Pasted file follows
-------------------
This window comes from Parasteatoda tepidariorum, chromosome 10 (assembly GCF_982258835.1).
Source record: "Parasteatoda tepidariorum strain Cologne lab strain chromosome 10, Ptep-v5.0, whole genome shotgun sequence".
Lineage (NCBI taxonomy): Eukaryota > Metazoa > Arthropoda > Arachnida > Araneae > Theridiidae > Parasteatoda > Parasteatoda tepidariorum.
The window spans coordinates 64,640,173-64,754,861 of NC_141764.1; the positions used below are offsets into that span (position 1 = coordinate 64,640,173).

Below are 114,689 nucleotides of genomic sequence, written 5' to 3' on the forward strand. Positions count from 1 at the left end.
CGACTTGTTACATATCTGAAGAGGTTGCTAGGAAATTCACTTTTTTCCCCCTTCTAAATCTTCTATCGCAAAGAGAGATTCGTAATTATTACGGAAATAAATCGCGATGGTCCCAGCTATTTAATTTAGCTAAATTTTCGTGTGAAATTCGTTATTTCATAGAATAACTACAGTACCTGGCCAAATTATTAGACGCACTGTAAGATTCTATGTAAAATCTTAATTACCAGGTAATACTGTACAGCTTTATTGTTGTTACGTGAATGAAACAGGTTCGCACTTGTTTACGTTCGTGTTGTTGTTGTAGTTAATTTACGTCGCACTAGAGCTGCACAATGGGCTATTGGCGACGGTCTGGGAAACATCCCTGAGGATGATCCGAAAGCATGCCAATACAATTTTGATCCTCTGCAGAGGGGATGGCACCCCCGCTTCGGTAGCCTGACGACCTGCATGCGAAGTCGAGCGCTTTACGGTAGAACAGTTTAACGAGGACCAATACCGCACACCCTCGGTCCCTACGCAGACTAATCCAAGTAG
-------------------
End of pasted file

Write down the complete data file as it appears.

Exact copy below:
This window comes from Parasteatoda tepidariorum, chromosome 10 (assembly GCF_982258835.1).
Source record: "Parasteatoda tepidariorum strain Cologne lab strain chromosome 10, Ptep-v5.0, whole genome shotgun sequence".
Lineage (NCBI taxonomy): Eukaryota > Metazoa > Arthropoda > Arachnida > Araneae > Theridiidae > Parasteatoda > Parasteatoda tepidariorum.
The window spans coordinates 64,640,173-64,754,861 of NC_141764.1; the positions used below are offsets into that span (position 1 = coordinate 64,640,173).

Below are 114,689 nucleotides of genomic sequence, written 5' to 3' on the forward strand. Positions count from 1 at the left end.
CGACTTGTTACATATCTGAAGAGGTTGCTAGGAAATTCACTTTTTTCCCCCTTCTAAATCTTCTATCGCAAAGAGAGATTCGTAATTATTACGGAAATAAATCGCGATGGTCCCAGCTATTTAATTTAGCTAAATTTTCGTGTGAAATTCGTTATTTCATAGAATAACTACAGTACCTGGCCAAATTATTAGACGCACTGTAAGATTCTATGTAAAATCTTAATTACCAGGTAATACTGTACAGCTTTATTGTTGTTACGTGAATGAAACAGGTTCGCACTTGTTTACGTTCGTGTTGTTGTTGTAGTTAATTTACGTCGCACTAGAGCTGCACAATGGGCTATTGGCGACGGTCTGGGAAACATCCCTGAGGATGATCCGAAAGCATGCCAATACAATTTTGATCCTCTGCAGAGGGGATGGCACCCCCGCTTCGGTAGCCTGACGACCTGCATGCGAAGTCGAGCGCTTTACGGTAGAACAGTTTAACGAGGACCAATACCGCACACCCTCGGTCCCTACGCAGACTAATCCAAGTAG